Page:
I am so pleased that you are trying to make the most of your food selections by reading labels.
Happily, more and more of us are trying to be good food consumers and taking charge of our health. As a dietitian, I have always read the food label and as the years have passed am thrilled that more and more information is appearing there. Sometimes that information can be confusing. Unfortunately what we see on the package is not as it appears, is still not fully regulated and can give mixed messages.
Even though many of us are influenced greatly by price in order to stretch our food budgets, we are thinking about health and taste too.
Tips for Label Reading
- Read the nutrition facts label. Be aware of the serving size and how much of the product you typically eat when comparing foods. A new food label is coming soon that should be clearer for us to read and give information about portion sizes that most people eat (maybe shouldn’t but really do).
- Check the nutritional content of the food using the nutrition fact label. Does it give you essential nutrients near 20 % Daily Value? A 5% Daily Value or less is considered low or not a good source of that nutrient.
- If you have a specific health concern such as high blood pressure or heart disease, check the label for sodium content and fats. Sodium per meal target should be around 500 mg. Avoid any Trans fat and limit saturated fats (goal 16 grams/day) in favor of poly-and mono-unsaturated fats.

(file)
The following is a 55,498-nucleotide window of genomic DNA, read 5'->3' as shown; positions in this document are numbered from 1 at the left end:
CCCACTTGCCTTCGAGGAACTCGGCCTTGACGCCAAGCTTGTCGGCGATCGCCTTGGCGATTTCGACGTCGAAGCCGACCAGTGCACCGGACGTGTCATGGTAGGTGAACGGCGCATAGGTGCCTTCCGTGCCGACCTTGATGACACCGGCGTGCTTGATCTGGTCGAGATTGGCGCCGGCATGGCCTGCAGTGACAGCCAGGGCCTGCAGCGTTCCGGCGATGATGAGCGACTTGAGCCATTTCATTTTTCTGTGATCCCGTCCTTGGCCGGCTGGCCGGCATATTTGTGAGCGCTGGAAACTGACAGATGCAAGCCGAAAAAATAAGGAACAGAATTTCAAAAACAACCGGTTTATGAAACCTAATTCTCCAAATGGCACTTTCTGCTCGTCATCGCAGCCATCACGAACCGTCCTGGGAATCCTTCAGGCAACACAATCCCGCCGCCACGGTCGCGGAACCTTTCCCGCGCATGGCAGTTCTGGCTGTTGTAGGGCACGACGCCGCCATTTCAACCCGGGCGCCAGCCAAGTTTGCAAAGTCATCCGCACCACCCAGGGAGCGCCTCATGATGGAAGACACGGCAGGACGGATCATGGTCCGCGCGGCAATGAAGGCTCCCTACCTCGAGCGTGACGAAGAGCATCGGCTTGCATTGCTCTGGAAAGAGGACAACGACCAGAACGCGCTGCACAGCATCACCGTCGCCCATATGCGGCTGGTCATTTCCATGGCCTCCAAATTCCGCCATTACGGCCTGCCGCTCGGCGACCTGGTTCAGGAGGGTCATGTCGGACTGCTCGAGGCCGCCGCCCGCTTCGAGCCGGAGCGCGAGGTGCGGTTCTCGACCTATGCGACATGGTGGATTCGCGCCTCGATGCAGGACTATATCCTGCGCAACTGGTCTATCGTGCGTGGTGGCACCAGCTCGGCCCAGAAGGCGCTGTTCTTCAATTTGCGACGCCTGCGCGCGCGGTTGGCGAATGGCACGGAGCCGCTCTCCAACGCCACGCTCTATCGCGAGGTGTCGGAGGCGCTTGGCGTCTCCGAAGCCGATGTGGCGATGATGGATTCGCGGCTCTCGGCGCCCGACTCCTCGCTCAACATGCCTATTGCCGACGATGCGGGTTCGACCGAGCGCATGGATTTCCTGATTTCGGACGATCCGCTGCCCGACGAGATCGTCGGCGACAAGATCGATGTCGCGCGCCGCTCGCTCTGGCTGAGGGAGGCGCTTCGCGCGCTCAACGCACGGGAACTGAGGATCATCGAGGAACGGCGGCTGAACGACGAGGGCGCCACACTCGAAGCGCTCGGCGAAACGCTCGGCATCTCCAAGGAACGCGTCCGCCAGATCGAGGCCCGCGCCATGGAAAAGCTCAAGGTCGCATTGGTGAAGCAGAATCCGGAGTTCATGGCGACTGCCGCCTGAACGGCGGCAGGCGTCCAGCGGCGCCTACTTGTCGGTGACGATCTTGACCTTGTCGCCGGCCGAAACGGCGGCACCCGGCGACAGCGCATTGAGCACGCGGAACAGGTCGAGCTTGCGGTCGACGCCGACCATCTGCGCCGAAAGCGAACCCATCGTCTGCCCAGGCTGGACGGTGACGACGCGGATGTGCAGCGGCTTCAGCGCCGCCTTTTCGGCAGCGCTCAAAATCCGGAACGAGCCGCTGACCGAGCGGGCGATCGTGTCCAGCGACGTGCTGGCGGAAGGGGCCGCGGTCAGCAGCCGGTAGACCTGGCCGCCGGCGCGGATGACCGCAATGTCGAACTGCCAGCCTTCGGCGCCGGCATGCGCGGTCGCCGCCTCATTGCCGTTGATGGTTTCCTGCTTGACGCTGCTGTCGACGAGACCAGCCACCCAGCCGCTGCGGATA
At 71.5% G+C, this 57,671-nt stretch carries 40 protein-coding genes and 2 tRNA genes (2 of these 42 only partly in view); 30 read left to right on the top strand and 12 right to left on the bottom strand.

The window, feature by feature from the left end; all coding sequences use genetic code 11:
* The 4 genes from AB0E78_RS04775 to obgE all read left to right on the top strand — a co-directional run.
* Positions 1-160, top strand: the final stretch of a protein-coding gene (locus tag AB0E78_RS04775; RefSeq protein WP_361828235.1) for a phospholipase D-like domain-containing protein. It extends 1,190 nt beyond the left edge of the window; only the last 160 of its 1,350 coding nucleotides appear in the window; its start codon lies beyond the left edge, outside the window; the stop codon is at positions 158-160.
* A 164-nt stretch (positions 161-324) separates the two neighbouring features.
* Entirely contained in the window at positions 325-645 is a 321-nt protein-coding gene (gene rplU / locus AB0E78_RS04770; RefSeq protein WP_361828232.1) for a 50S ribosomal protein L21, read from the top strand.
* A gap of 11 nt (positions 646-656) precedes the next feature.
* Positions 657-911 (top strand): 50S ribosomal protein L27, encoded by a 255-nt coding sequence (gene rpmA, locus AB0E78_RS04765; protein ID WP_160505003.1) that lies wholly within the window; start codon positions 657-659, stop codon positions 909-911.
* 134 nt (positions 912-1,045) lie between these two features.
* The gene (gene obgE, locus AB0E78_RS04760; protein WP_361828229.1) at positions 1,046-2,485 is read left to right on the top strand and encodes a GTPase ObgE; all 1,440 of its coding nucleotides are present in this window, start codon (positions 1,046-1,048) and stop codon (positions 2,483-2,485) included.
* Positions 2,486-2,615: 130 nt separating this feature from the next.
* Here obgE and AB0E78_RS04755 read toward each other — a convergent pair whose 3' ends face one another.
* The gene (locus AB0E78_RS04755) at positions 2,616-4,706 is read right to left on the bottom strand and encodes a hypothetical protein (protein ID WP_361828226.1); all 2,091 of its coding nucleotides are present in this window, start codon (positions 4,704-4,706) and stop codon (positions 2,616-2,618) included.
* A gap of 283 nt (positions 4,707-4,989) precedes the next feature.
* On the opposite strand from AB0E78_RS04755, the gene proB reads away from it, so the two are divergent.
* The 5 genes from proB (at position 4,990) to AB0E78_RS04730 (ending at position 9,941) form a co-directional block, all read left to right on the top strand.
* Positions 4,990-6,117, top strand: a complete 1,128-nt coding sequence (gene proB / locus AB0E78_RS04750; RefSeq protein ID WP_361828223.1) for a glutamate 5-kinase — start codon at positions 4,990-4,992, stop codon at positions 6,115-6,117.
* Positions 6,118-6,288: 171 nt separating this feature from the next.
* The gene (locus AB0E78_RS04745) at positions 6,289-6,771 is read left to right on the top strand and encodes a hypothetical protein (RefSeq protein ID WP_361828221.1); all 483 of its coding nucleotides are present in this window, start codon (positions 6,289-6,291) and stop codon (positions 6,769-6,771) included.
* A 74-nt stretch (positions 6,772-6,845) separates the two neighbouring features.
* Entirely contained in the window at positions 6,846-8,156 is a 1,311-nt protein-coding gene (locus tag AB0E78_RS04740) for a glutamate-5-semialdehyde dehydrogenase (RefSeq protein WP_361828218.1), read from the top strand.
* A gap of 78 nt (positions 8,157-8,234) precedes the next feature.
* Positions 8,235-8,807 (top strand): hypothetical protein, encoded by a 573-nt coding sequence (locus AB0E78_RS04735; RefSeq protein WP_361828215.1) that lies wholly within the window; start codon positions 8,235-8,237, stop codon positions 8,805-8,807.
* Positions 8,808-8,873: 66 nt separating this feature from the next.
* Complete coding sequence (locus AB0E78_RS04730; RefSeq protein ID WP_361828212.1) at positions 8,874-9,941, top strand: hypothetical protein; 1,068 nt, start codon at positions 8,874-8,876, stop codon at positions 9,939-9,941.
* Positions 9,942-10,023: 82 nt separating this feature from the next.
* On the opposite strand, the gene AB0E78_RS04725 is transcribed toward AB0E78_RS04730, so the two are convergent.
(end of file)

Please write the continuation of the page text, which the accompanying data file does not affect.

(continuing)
- Look at the ingredients too. They tell a story about the food including how processed it is. The fewer ingredients the better. If you see partially hydrogenated oil in the ingredients it contains some, less than 0.5 mg but will add up if you consume more than one serving. The largest ingredient is listed first. This is a good way to compare foods since you can see the additives, preservatives and unpronounceable foods that have been added which you might want to avoid.
- Front of the package labeling has been booming recently with more and more labels sporting different marks. You will find Heart-Check marks that means a food is certified by the Heart Association to meet six standards such as fat content, cholesterol of 20 mg or less, sodium content and amount of beneficial nutrients. There is also the front of package information which lists nutritional content in one serving according to the fact label. It puts it on the front to make it easier to compare foods on the shelf. You will also see Guiding Stars on some foods which is designed to rank foods, the more stars – the higher nutritional content.
- Beware of nutritional claims on the label such as natural. The Food and Drug Administration regulate claims on food labels but not everything that is used is restricted at this point. The FDA does not define the word natural on a label. Multigrain does not always mean 100% whole grain either and coloring could have been added to make it appear whole. Look closely at no sugar added claims because they could have added carbohydrate in other forms such as maltodextrin. If you look for lower calorie alternatives and select light you could be fooled. Some companies use that term to refer to flavor or color and not calories.
We are not alone when we read the food labels with a confused expression. According to a recent Nielsen survey, almost 59% of consumers have difficulty understanding the food label. Learning more about what we see will help us keep ourselves and our families on the road to health!